In the early and mid ’90s the Gracie family ruled the world of MMA, and Gracie jiu-jitsu started a martial arts revolution…then came the Japanese fighter Kazushi Sakuraba. He stopped Royler, Renzo and Royce and won a unanimous decisions over the late Ryan, earning him the nickname “The Gracie Hunter.” But how would he have matched up against Rickson, the best fighter in the family at the time? Rickson retired from competition in 2000 (with an undefeated record). Sakuraba has since lost to Ralek Gracie by decision and to Yan Cabral by submission (the first time he was ever submitted). In an interview with Black Belt Mag, Rickson shared his thoughts on Sakuraba and his strengths and weaknesses:
“Why has Kazushi Sakuraba been so successful against Brazilian jiu-jitsu stylists?
Rickson Gracie: He doesn’t make many mistakes. He’s very calm … the kind of fighter who waits for you to make a mistake and then capitalizes on it. I saw fights where people kept pressure on him — like when he fought Kimo [Leopoldo] — and he got beat up pretty easily. I saw fights where he didn’t really win — like with Royler [Gracie]. Sakuraba stayed outside and kicked Royler’s legs and punished him, and because of the weight difference, he got the advantage. I saw him fight Royce [Gracie], and Royce had the advantage in the first rounds. And then he just got tired and could not keep the pressure on Sakuraba. He could not finish the fight before he got tired. And I saw him fight Renzo [Gracie]: He was always very calm, waiting for Renzo to give him the space to create new options for himself.
Basically, Sakuraba’s not a destroyer; he’s not a guy who has a great expertise in anything. But he’s very smart and very tough. He’s not afraid of getting beat up, and he plays with the crowd and makes a mess in his opponent’s head.
How does a person acquire that kind of mindset? Could a fighter consciously develop his mind to use those same tricks?
Rickson Gracie: I think you can develop that kind of mind, but some people are born with it. It’s just that in every match Sakuraba has won, it was not a victory he could put over his shoulders [to display]. Of course, he deserved to win — he’s a tough opponent — but he never made the victory. A lot of people allowed him to slip through their fingers. Nobody who lost to him says, “That guy is really good; he kicked my butt.”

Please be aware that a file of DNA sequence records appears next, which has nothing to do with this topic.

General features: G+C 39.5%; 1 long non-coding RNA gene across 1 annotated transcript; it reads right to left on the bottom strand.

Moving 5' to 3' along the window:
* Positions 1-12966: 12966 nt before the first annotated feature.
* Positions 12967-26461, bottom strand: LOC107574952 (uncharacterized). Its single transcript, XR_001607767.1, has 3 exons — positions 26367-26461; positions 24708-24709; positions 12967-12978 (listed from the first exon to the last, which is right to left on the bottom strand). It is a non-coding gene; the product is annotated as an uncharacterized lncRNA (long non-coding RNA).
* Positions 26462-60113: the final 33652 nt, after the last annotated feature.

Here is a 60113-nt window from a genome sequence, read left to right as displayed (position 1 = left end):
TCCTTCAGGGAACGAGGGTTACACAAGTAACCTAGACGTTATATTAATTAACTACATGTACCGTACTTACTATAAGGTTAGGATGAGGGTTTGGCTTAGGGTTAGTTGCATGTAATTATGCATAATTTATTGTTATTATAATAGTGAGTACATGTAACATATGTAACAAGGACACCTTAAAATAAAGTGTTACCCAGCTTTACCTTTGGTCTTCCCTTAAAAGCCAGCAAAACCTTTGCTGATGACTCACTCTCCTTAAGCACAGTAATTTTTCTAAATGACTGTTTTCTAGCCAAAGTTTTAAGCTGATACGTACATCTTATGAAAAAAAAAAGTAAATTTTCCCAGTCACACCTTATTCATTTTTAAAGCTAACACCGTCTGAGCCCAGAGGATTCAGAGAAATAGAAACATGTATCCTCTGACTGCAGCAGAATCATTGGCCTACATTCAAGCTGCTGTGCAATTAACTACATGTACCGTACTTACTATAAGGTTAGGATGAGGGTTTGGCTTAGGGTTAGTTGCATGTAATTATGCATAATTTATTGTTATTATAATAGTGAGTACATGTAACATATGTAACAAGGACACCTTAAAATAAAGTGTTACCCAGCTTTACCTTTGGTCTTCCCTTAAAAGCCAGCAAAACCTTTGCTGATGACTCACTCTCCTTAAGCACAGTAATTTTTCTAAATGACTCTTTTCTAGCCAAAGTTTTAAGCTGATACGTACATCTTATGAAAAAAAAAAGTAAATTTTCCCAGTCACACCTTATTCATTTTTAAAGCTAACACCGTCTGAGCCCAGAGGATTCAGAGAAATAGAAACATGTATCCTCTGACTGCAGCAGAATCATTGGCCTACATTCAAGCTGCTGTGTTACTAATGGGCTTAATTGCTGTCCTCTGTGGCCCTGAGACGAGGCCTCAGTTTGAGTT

So you don’t see much technique in Kazushi Sakuraba’s fights?
Rickson Gracie: Of course he has technique, but I don’t see anything that impresses me. The mental aspect of his game is the most valuable possession he has.
Do you feel any pressure to fight Kazushi Sakuraba — to protect the Gracie name, if for no other reason?
Rickson Gracie: I don’t feel pressure to fight anybody because I don’t have a commitment to myself to prove anything or to my family to protect the name. The family will always be respected. I don’t think winning one more time or losing one more time will shake it. But in my heart, I really think Sakuraba deserves to get beat because it’s like he’s lucky all the time. He’s just very slippery.
If you don’t fight him, who would have the best chance of beating him?
Rickson Gracie: A simple fighter can beat Sakuraba if he gets the “enlightenment” he needs to get the mental and psychological elements to guide him through the fight. Sakuraba is not a great puncher or a great submission fighter. He just stays calm and takes advantage of the openings. And if another fighter is calm enough to wait for his shot and tight enough to not give spaces and lose the opportunity, he can win.”